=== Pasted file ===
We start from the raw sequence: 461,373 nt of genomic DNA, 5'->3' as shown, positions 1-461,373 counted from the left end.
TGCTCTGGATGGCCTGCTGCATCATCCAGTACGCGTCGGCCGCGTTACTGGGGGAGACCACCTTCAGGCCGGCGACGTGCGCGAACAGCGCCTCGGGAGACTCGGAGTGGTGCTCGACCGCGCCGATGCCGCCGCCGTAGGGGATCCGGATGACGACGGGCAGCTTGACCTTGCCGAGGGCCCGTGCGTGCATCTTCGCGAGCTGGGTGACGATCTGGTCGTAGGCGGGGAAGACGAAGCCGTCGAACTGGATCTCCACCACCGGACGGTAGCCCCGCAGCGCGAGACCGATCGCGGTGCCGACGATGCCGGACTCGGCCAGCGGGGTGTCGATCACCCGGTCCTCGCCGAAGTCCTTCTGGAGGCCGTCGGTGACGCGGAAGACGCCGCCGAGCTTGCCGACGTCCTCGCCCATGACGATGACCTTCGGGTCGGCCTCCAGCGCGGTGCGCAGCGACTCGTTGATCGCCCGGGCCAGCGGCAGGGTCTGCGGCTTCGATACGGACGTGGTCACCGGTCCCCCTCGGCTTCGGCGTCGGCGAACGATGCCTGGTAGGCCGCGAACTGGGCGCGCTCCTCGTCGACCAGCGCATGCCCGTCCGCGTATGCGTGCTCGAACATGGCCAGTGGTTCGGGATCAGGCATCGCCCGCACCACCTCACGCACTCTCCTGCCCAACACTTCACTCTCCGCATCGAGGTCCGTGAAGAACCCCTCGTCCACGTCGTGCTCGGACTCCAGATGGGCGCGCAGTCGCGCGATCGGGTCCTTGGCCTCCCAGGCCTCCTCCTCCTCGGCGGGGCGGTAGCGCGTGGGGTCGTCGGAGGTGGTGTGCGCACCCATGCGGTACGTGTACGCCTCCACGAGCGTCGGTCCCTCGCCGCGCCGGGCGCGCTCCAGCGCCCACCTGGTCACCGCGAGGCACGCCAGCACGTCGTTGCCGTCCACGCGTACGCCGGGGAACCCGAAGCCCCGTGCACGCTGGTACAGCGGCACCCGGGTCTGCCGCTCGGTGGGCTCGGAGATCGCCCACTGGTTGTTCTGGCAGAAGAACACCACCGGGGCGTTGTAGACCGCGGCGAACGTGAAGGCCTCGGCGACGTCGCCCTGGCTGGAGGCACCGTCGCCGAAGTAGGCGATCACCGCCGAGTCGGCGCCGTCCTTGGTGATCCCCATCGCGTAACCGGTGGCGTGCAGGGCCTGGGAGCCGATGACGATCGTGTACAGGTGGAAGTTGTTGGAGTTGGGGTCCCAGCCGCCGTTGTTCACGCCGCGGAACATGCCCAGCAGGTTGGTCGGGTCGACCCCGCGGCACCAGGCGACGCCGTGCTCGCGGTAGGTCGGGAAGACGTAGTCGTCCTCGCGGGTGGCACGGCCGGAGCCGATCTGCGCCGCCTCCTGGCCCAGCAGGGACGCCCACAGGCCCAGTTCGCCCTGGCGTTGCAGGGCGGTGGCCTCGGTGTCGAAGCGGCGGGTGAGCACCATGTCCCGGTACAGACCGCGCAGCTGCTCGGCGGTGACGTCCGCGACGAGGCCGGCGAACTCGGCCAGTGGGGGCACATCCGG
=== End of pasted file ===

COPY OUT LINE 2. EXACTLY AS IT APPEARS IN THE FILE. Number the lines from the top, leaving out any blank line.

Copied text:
TGCTCTGGATGGCCTGCTGCATCATCCAGTACGCGTCGGCCGCGTTACTGGGGGAGACCACCTTCAGGCCGGCGACGTGCGCGAACAGCGCCTCGGGAGACTCGGAGTGGTGCTCGACCGCGCCGATGCCGCCGCCGTAGGGGATCCGGATGACGACGGGCAGCTTGACCTTGCCGAGGGCCCGTGCGTGCATCTTCGCGAGCTGGGTGACGATCTGGTCGTAGGCGGGGAAGACGAAGCCGTCGAACTGGATCTCCACCACCGGACGGTAGCCCCGCAGCGCGAGACCGATCGCGGTGCCGACGATGCCGGACTCGGCCAGCGGGGTGTCGATCACCCGGTCCTCGCCGAAGTCCTTCTGGAGGCCGTCGGTGACGCGGAAGACGCCGCCGAGCTTGCCGACGTCCTCGCCCATGACGATGACCTTCGGGTCGGCCTCCAGCGCGGTGCGCAGCGACTCGTTGATCGCCCGGGCCAGCGGCAGGGTCTGCGGCTTCGATACGGACGTGGTCACCGGTCCCCCTCGGCTTCGGCGTCGGCGAACGATGCCTGGTAGGCCGCGAACTGGGCGCGCTCCTCGTCGACCAGCGCATGCCCGTCCGCGTATGCGTGCTCGAACATGGCCAGTGGTTCGGGATCAGGCATCGCCCGCACCACCTCACGCACTCTCCTGCCCAACACTTCACTCTCCGCATCGAGGTCCGTGAAGAACCCCTCGTCCACGTCGTGCTCGGACTCCAGATGGGCGCGCAGTCGCGCGATCGGGTCCTTGGCCTCCCAGGCCTCCTCCTCCTCGGCGGGGCGGTAGCGCGTGGGGTCGTCGGAGGTGGTGTGCGCACCCATGCGGTACGTGTACGCCTCCACGAGCGTCGGTCCCTCGCCGCGCCGGGCGCGCTCCAGCGCCCACCTGGTCACCGCGAGGCACGCCAGCACGTCGTTGCCGTCCACGCGTACGCCGGGGAACCCGAAGCCCCGTGCACGCTGGTACAGCGGCACCCGGGTCTGCCGCTCGGTGGGCTCGGAGATCGCCCACTGGTTGTTCTGGCAGAAGAACACCACCGGGGCGTTGTAGACCGCGGCGAACGTGAAGGCCTCGGCGACGTCGCCCTGGCTGGAGGCACCGTCGCCGAAGTAGGCGATCACCGCCGAGTCGGCGCCGTCCTTGGTGATCCCCATCGCGTAACCGGTGGCGTGCAGGGCCTGGGAGCCGATGACGATCGTGTACAGGTGGAAGTTGTTGGAGTTGGGGTCCCAGCCGCCGTTGTTCACGCCGCGGAACATGCCCAGCAGGTTGGTCGGGTCGACCCCGCGGCACCAGGCGACGCCGTGCTCGCGGTAGGTCGGGAAGACGTAGTCGTCCTCGCGGGTGGCACGGCCGGAGCCGATCTGCGCCGCCTCCTGGCCCAGCAGGGACGCCCACAGGCCCAGTTCGCCCTGGCGTTGCAGGGCGGTGGCCTCGGTGTCGAAGCGGCGGGTGAGCACCATGTCCCGGTACAGACCGCGCAGCTGCTCGGCGGTGACGTCCGCGACGAGGCCGGCGAACTCGGCCAGTGGGGGCACATCCGG